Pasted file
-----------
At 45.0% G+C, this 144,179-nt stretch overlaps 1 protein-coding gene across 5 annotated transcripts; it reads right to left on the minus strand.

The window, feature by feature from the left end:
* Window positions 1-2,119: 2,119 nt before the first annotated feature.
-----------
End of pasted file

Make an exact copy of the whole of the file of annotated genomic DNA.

At 45.0% G+C, this 144,179-nt stretch overlaps 1 protein-coding gene across 5 annotated transcripts; it reads right to left on the minus strand.

The window, feature by feature from the left end:
* Window positions 1-2,119: 2,119 nt before the first annotated feature.